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title: 'The times and democrat. (Orangeburg, S.C.) 1881-current, March 23, 1911, Page 4, Image 4',
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TAXES THE HAB
THE HOG AND THE HOMINY FC
TTJHE OP THE FARMER.
""What thi) Corn Clubs Are Doing to
Bring t;he South to the Head of
"For progressiven ess those farm
ers and business men in Louisiana
who conceived and put forward the
idea of "pig clubs" among the boys
in rural sections of that state, quite
a little credit is due," says the Au
gusta Caronicle, which goes on to
According to a press dispatch from
New Orleans yesterday, the idea is
not one born of itself, but really the
outgrowth of the success attending
the "boys' corn club" movement,
which is rapidly spreading all over
the Southern agricultural country,
and doiag more for the development
of the :k>uth's agricultural posslbil
ties than any other individual move
ment h.'.s ever done in so short a
One Southern state alone, South
Carolina, has gotten more notoriety
and publicity, through boys' corn
clubs than all the other educational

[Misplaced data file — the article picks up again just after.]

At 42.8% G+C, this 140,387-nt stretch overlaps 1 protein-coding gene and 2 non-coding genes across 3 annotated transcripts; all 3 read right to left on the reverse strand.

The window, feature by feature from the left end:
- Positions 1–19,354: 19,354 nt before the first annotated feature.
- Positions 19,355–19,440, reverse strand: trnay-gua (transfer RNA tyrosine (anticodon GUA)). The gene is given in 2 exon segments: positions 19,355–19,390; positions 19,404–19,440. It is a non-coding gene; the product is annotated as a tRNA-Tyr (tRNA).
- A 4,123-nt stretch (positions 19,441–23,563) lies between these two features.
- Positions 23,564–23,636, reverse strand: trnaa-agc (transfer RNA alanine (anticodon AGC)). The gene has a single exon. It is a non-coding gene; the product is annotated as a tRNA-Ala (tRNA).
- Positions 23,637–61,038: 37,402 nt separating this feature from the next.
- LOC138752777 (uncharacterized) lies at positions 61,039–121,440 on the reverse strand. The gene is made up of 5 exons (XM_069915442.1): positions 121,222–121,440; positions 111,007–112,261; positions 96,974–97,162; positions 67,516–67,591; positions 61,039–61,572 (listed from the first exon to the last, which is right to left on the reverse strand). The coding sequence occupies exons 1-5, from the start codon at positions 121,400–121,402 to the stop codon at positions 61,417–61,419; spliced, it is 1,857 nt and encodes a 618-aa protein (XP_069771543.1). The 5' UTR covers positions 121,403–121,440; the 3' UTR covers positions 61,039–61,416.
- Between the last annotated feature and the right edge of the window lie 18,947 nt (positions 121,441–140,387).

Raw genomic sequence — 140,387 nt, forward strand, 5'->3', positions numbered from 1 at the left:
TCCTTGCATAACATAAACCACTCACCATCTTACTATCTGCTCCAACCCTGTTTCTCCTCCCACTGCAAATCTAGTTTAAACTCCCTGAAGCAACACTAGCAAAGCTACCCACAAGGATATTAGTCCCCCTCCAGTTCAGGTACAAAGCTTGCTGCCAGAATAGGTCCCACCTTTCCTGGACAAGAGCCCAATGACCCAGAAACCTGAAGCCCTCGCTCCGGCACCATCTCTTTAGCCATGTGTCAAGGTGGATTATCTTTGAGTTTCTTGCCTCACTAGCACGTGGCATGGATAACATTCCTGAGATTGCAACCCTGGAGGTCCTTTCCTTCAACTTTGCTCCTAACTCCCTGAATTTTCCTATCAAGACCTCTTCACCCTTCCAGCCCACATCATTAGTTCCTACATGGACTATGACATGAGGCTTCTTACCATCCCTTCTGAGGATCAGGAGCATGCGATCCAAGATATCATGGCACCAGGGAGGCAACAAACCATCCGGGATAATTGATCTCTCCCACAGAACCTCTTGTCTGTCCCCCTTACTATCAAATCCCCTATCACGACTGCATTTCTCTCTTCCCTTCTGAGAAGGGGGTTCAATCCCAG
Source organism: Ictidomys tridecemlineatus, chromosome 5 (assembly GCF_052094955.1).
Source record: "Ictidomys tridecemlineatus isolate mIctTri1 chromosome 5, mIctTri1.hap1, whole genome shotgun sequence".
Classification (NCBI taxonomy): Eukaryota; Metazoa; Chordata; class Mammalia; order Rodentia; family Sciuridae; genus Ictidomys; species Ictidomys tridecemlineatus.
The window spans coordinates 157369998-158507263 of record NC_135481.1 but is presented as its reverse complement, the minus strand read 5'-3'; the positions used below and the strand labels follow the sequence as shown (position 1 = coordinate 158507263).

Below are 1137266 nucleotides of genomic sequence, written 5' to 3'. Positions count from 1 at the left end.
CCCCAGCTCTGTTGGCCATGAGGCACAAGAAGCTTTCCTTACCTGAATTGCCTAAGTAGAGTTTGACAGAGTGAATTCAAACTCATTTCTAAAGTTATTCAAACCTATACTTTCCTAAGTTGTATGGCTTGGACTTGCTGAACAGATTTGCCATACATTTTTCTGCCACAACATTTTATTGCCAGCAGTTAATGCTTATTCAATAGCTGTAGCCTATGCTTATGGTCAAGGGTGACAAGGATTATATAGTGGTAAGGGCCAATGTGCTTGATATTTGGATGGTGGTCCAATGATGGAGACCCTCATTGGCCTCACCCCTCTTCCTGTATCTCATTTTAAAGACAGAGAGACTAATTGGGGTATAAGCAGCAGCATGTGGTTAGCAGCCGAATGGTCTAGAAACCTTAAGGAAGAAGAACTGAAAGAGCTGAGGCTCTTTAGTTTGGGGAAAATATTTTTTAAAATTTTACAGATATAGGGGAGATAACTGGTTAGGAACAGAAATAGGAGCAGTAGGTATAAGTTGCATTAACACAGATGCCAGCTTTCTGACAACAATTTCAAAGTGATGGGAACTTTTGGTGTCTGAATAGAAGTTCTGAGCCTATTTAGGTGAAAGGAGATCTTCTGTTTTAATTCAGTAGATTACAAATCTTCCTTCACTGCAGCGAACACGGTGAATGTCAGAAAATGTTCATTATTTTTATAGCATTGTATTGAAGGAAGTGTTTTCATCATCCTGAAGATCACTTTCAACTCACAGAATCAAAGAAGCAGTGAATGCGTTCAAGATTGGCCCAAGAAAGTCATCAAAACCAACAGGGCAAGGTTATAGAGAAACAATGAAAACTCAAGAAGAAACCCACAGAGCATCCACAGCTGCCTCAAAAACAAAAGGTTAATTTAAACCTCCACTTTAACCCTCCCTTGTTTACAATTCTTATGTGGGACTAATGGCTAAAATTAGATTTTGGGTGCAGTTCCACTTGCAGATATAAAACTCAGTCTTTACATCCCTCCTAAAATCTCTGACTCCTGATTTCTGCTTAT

movements it has undertaken.
(Peopk? from one end of the United
fStates to the other, who in many
places did not stop to even think
wherJier .or not that state raised any
corn at all, know now, through the
?publicity given the fact, that the
greatest, yield of corn ever made on
one aero in the corn belt was grown
by a boy in his 'teens in South Caro
Taken as a whole, the movement,
Bp to ':ho present season, has been
purshed more in South Carolina than
in the other states, and South Caro
lina has profited a hundred fold for
the effort expended in inducing the
?comiu? farmers of that s':ate to learn
something about what they can do in
one line of endeavor with the ground
on which they live.
Tt 1? safe to say that if the corn
club movement does as much in the
next ten years as it has in the past
three or four, and grows in breadth
as it has in the last year, the South
is going to be supplying other sec
tions with the corn those sections
need, insctead of filling in her own
shots, ge with western-raised grain.
No'fr, with the movement in Louis
iana, another of the most important
gaps in Southern agricultural life
-promises to be filled, if this latter
movement can attain the same meas
ure of success Its predecessor has.
The wrn Is going to fully supply the
homic.y for home living and in the
?couno of time the "pis clubs" will
"brinr the bacon. '
The press dispatch from New Or
leans says several hundred dollars in
prize money has already been sub
acriled in each of several parishes,
and hog shows are to be held by the
fcoya early in December. In some'4&
the parishes the boys are required to
xmto!> pure-bred pigs, registered or
subject to registration, while others
they will show what they i can do